Internet, I’m learning (again, and again, and again) that my health and wellbeing are crucial. That I need to do what’s right for me and my family in order to begin to make and do things that might be useful or meaningful to others.

Patrick Rothfuss said the most profoundly simple, but searingly true thing at NerdCon:Stories a few weeks ago:

“You don’t have to bottom out before you get help.”

He’s right. My mental health is one of my most valuable resources. I need to cherish it and treat it well.

And now that I can finally write about it, without inner reproach or crippling doubt, I need to say, person of the Internet, that if you’re reading this letter and you feel like you’re in the pit, know you’re not alone.

If you feel like what you have to share, or who you are doesn’t matter, it does.

If you feel like your story isn’t worth telling, it is.

If you find yourself in the pit, try to find solace in the experiences and stories of others who’ve been there. Learn from their mistakes and successes. Reach out to your loved ones. Go for a walk. Hug your pets. Eat healthy (or eat some chocolate, but maybe not the whole bag). Cry. Talk to your friends. Cry some more. Write about your feelings even (especially) if it feels weird and awkward. Get it out.

Do all the things that your therapist would tell you to do (turns out they’re pretty smart, those therapists) and take care of yourself.

Don’t worry Internet, this isn’t a breakup letter. I can’t quit you and I don’t want to. You have the power to connect people and ideas in ways that make my nerd heart flutter.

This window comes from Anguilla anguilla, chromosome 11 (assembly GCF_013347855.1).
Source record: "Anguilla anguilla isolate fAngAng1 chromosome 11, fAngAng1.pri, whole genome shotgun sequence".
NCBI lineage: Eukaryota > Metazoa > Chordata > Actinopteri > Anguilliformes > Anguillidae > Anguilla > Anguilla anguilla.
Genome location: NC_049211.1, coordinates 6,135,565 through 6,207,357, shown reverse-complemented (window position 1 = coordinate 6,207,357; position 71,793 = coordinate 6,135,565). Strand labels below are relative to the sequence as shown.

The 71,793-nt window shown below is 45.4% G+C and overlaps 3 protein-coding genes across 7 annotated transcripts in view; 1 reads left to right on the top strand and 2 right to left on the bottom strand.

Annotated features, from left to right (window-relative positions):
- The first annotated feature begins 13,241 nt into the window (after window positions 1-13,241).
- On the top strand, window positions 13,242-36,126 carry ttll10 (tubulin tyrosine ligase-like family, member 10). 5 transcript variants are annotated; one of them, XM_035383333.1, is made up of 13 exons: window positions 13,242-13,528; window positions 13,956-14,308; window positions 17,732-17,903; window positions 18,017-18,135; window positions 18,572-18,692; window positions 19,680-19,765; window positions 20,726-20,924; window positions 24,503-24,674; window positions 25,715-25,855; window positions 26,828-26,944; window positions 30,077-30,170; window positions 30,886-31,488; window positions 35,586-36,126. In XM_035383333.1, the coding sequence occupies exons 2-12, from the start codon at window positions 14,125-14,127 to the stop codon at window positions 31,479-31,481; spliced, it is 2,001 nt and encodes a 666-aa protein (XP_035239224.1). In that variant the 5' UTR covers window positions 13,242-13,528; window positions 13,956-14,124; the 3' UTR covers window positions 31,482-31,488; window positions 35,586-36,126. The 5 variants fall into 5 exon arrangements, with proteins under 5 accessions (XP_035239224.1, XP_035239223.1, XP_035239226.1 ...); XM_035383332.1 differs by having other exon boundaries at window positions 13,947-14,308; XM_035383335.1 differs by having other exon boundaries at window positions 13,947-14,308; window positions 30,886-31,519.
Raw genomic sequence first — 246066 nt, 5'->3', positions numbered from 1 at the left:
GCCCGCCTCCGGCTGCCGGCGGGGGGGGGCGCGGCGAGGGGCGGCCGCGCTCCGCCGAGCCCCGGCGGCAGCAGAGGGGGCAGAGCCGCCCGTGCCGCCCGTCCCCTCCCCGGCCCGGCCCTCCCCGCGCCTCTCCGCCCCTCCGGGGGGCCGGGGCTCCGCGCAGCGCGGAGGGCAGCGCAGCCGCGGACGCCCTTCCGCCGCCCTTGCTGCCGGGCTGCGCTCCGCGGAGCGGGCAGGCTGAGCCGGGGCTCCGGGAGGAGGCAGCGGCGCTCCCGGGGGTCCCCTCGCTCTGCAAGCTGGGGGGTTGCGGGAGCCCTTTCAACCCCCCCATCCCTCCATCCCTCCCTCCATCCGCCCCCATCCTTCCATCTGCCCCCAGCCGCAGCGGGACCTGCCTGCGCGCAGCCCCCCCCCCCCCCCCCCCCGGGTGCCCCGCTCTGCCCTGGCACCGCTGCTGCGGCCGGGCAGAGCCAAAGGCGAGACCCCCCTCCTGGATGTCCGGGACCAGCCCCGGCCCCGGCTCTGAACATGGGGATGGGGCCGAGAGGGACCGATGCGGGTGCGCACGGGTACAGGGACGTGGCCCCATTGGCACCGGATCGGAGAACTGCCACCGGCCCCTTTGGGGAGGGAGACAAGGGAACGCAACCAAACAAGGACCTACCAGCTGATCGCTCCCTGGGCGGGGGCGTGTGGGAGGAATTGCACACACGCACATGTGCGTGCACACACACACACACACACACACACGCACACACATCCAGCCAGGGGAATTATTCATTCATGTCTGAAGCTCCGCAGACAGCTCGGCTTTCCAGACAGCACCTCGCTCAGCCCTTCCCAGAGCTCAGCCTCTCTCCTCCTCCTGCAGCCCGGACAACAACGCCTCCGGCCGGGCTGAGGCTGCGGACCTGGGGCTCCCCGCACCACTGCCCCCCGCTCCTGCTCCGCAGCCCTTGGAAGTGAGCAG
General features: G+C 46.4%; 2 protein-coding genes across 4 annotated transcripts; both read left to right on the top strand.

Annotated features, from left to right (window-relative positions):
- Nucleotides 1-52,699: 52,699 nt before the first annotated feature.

You’ve helped me establish and maintain relationships with some dear friends, near and far, while giving me a place to share my voice in a way that is authentic to who I am.

And Internet? I think you may actually be part of my solution; my way out of the pit.

Because you help me do the things that matter most to me. You help me connect and create and do.

So I’m coming back, Internet. Slowly but surely.

Thanks for saving my place in cyberspace,


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Dr. Sara Langworthy is an author, speaker and educational YouTuber, who is passionate about communicating scientific research with professionals and the public in ways that are both interesting AND usable. She is also an organizational advancement consultant and co-founder of The Exchange Loop, where she assists organizations by collecting, synthesizing and communicating information that will help their work to grow.

Sara received her Ph.D. in 2011 from theInstitute of Child Development at the University of Minnesota where she focused on neural correlates of cognitive processes across child development (or: studying kids brains, and how they think about the world). After finishing her degree, Sara worked for 5 years with the University of Minnesota Extension’s Children, Youth & Family Consortium where she focused on research communication, community engagement, and policy education. she lives in Minnesota with her husband Jason and two dogs, and in her free time (what’s that??) she sings with the National Lutheran Choir.

Catch up with Sara on Twitter (@DrLangworthy), YouTube, or on her website.